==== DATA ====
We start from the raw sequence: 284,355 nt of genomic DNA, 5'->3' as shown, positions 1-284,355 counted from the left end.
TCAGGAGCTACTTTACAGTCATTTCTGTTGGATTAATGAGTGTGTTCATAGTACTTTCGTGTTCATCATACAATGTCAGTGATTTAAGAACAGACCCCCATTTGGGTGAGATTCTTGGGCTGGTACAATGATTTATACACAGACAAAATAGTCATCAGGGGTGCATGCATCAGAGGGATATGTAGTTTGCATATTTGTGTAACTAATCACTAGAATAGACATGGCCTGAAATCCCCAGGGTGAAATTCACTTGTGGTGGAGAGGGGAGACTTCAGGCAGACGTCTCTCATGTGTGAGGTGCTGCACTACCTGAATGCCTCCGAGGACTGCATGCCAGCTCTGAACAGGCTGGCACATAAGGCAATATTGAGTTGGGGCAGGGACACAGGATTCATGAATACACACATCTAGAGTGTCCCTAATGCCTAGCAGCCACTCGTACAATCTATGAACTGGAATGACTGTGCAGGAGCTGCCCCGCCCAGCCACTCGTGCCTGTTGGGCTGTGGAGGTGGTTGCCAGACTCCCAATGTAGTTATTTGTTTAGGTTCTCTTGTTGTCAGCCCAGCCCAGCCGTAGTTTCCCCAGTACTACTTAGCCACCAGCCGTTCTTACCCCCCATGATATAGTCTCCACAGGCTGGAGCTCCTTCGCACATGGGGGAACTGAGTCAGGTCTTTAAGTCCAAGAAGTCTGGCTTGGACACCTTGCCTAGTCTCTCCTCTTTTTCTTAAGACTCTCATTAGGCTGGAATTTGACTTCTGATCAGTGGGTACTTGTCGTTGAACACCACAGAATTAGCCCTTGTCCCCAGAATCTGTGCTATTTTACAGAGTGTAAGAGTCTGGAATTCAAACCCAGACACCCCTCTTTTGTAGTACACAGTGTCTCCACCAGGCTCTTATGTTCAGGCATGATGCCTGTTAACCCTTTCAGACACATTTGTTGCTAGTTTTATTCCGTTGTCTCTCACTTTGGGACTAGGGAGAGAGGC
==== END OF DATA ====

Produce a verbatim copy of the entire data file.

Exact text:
We start from the raw sequence: 284,355 nt of genomic DNA, 5'->3' as shown, positions 1-284,355 counted from the left end.
TCAGGAGCTACTTTACAGTCATTTCTGTTGGATTAATGAGTGTGTTCATAGTACTTTCGTGTTCATCATACAATGTCAGTGATTTAAGAACAGACCCCCATTTGGGTGAGATTCTTGGGCTGGTACAATGATTTATACACAGACAAAATAGTCATCAGGGGTGCATGCATCAGAGGGATATGTAGTTTGCATATTTGTGTAACTAATCACTAGAATAGACATGGCCTGAAATCCCCAGGGTGAAATTCACTTGTGGTGGAGAGGGGAGACTTCAGGCAGACGTCTCTCATGTGTGAGGTGCTGCACTACCTGAATGCCTCCGAGGACTGCATGCCAGCTCTGAACAGGCTGGCACATAAGGCAATATTGAGTTGGGGCAGGGACACAGGATTCATGAATACACACATCTAGAGTGTCCCTAATGCCTAGCAGCCACTCGTACAATCTATGAACTGGAATGACTGTGCAGGAGCTGCCCCGCCCAGCCACTCGTGCCTGTTGGGCTGTGGAGGTGGTTGCCAGACTCCCAATGTAGTTATTTGTTTAGGTTCTCTTGTTGTCAGCCCAGCCCAGCCGTAGTTTCCCCAGTACTACTTAGCCACCAGCCGTTCTTACCCCCCATGATATAGTCTCCACAGGCTGGAGCTCCTTCGCACATGGGGGAACTGAGTCAGGTCTTTAAGTCCAAGAAGTCTGGCTTGGACACCTTGCCTAGTCTCTCCTCTTTTTCTTAAGACTCTCATTAGGCTGGAATTTGACTTCTGATCAGTGGGTACTTGTCGTTGAACACCACAGAATTAGCCCTTGTCCCCAGAATCTGTGCTATTTTACAGAGTGTAAGAGTCTGGAATTCAAACCCAGACACCCCTCTTTTGTAGTACACAGTGTCTCCACCAGGCTCTTATGTTCAGGCATGATGCCTGTTAACCCTTTCAGACACATTTGTTGCTAGTTTTATTCCGTTGTCTCTCACTTTGGGACTAGGGAGAGAGGC